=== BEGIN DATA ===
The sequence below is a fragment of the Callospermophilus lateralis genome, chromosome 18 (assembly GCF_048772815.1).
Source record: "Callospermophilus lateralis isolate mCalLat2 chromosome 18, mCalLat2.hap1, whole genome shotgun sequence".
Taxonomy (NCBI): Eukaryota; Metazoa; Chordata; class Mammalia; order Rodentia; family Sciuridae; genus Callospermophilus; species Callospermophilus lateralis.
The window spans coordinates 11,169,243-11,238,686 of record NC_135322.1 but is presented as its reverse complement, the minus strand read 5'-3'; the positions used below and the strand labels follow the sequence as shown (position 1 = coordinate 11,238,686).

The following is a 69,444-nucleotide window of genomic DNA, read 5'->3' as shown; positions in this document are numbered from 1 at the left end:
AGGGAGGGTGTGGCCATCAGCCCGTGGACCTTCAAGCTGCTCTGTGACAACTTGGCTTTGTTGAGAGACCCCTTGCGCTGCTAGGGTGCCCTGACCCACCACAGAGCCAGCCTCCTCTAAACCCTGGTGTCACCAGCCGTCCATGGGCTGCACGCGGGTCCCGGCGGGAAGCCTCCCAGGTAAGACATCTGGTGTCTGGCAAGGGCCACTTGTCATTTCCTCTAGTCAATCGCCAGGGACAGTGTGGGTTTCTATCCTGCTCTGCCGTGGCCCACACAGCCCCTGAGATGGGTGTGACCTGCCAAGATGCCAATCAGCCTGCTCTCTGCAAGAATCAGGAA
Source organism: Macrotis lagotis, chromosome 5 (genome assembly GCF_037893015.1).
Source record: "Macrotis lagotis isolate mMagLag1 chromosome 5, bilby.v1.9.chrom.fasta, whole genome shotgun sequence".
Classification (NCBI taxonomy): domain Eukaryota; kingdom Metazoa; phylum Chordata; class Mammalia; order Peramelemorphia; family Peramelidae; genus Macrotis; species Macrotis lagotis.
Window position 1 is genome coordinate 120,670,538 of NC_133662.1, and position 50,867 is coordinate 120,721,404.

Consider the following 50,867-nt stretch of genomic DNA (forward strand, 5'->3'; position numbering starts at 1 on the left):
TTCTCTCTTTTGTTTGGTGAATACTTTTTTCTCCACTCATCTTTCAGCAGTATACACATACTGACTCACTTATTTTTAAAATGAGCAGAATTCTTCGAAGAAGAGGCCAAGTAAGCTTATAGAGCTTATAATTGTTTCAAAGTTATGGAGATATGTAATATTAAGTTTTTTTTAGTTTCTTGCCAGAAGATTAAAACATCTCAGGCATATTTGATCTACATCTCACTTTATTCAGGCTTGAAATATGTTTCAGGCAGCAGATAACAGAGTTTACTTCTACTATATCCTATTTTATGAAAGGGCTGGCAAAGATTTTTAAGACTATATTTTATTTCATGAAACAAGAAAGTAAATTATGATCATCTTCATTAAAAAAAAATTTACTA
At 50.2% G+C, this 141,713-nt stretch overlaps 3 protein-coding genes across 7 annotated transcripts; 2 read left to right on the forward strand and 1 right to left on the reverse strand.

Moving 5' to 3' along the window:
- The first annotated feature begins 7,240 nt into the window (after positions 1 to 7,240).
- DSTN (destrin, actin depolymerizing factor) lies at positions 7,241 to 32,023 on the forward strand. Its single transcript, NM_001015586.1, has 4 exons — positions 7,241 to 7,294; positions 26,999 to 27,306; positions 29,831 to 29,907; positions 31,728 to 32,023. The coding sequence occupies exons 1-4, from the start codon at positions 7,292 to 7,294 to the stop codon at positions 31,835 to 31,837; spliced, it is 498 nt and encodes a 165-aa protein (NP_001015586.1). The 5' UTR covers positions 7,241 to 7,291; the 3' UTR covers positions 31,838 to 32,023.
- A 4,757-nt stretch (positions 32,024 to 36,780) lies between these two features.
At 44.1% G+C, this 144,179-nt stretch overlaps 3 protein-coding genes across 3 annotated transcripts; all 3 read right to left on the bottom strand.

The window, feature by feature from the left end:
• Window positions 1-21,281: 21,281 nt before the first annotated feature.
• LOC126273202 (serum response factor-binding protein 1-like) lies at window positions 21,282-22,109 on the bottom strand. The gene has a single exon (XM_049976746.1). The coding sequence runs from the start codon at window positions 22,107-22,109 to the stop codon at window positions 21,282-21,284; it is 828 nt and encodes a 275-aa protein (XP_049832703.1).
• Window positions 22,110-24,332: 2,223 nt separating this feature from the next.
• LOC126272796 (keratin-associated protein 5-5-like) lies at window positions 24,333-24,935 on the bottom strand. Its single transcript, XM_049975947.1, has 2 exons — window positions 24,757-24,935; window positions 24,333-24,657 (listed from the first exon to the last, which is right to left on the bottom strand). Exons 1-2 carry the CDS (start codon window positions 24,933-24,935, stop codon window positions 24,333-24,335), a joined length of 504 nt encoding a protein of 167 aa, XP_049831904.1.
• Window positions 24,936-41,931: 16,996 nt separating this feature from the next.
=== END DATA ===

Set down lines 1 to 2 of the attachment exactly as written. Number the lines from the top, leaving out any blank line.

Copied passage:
The sequence below is a fragment of the Callospermophilus lateralis genome, chromosome 18 (assembly GCF_048772815.1).
Source record: "Callospermophilus lateralis isolate mCalLat2 chromosome 18, mCalLat2.hap1, whole genome shotgun sequence".